LONDON — Australian sommelier Matt Skinner wants to draw wine drinkers out of their comfort zone. “It’s about not sticking to the same old, same old,” says Skinner, whose book, “Thirsty Work” (Running Press), was recently released in the U.S. “Why always buy the same bottle of Pinot Grigio, when there are three or four other varieties you haven’t heard of before, all at the same price?”

He may sound gruff, but with his long hair, blue jeans and broad Australian accent, Skinner is far from an intimidating figure. Rather, his irreverent approach and casual style are similar to that of his mentor, Jamie Oliver, whose latest cookbook, “Jamie’s Italy,” is at the top of the charts here.

The two met six years ago when Oliver was touring Australia to promote his second cookbook, “Return of the Naked Chef.” The Londoner was so impressed with Skinner that he asked him to move to England and work at his restaurant, Fifteen, a favorite of celebrities including Bill Clinton and Robert De Niro.

De Niro, in fact, reminds Skinner of a wine varietal and he says so in the book. The actor and Sangiovese are both “classically Italian and definitely stylish.” Skinner also draws up crib sheets for well-known wines such as Chardonnay (“The Coca-Cola of the wine world,” he says) and guides his audience through the basics of wine production in “Thirsty Work.”

“I wrote it with my friends in mind,” says Skinner, adding that he’s included a glossary in a bid to demystify wine-tasting terms. “I want people to know what wine they like, but knowing why they like it is even better.”

As it turns out, Skinner’s path to wine was something of an accident. He was faced with an ultimatum of either learning about wine or losing his job in a Melbourne liquor store after his boss caught him reading magazines rather than working.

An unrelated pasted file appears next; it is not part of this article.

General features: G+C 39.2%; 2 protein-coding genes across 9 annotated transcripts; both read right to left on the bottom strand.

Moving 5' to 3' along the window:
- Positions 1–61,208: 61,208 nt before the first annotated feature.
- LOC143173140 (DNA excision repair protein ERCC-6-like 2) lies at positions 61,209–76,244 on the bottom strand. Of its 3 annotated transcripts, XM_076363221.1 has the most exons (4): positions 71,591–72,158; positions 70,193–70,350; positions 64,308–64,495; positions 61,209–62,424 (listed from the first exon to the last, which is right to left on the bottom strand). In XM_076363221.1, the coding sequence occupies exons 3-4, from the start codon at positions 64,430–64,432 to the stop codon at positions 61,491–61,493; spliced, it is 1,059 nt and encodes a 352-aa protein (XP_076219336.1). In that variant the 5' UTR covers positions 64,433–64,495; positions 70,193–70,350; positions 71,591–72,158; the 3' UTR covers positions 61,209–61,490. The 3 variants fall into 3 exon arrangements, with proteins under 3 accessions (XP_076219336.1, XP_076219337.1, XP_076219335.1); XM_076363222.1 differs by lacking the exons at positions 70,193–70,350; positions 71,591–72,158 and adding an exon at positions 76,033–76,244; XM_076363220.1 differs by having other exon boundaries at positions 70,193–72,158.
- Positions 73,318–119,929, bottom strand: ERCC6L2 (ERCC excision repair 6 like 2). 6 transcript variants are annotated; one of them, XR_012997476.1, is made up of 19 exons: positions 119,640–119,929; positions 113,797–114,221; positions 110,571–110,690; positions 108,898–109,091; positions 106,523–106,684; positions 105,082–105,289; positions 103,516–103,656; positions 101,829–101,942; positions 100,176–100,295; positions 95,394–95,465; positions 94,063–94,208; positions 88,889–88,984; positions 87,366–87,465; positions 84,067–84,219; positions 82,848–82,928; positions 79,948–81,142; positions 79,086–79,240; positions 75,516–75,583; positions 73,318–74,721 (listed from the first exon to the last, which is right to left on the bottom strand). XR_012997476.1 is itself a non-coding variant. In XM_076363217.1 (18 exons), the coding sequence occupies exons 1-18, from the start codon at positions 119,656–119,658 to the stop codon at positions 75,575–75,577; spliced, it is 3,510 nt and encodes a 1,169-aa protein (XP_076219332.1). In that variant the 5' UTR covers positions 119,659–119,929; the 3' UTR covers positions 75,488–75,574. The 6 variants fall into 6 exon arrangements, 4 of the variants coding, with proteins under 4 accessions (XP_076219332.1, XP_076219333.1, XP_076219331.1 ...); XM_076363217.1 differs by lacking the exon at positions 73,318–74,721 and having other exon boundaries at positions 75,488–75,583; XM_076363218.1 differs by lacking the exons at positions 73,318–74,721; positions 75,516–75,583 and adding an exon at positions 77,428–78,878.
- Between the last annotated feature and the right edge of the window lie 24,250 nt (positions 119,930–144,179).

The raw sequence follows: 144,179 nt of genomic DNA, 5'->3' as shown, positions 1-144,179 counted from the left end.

“I only agreed to it as I needed the money to go surfing,” laughs Skinner, who found it was the first subject he’d been inspired by, and says that wine continues to surprise him today. “It’s not just about the classics. Wines from Asia, Greece, the south of Italy and Hungary are what make the wine business interesting.” The wine list that Skinner has compiled for Fifteen features a red wine from India, and he’s mulling adding a wine from Thailand.

This story first appeared in the November 21, 2005 issue of WWD.  Subscribe Today.

And for Skinner, it’s more about studying a wine than immediate first impressions, especially in a trade known for its stuffiness.

“I remember one of my first trade tastings, I walked up in trainers and a denim jacket into a room full of pinstripe suits,” Skinner says. “But that snobbish attitude is disappearing really quickly. I’m a firm believer that passion and knowledge count for a lot more than what you’re wearing.”

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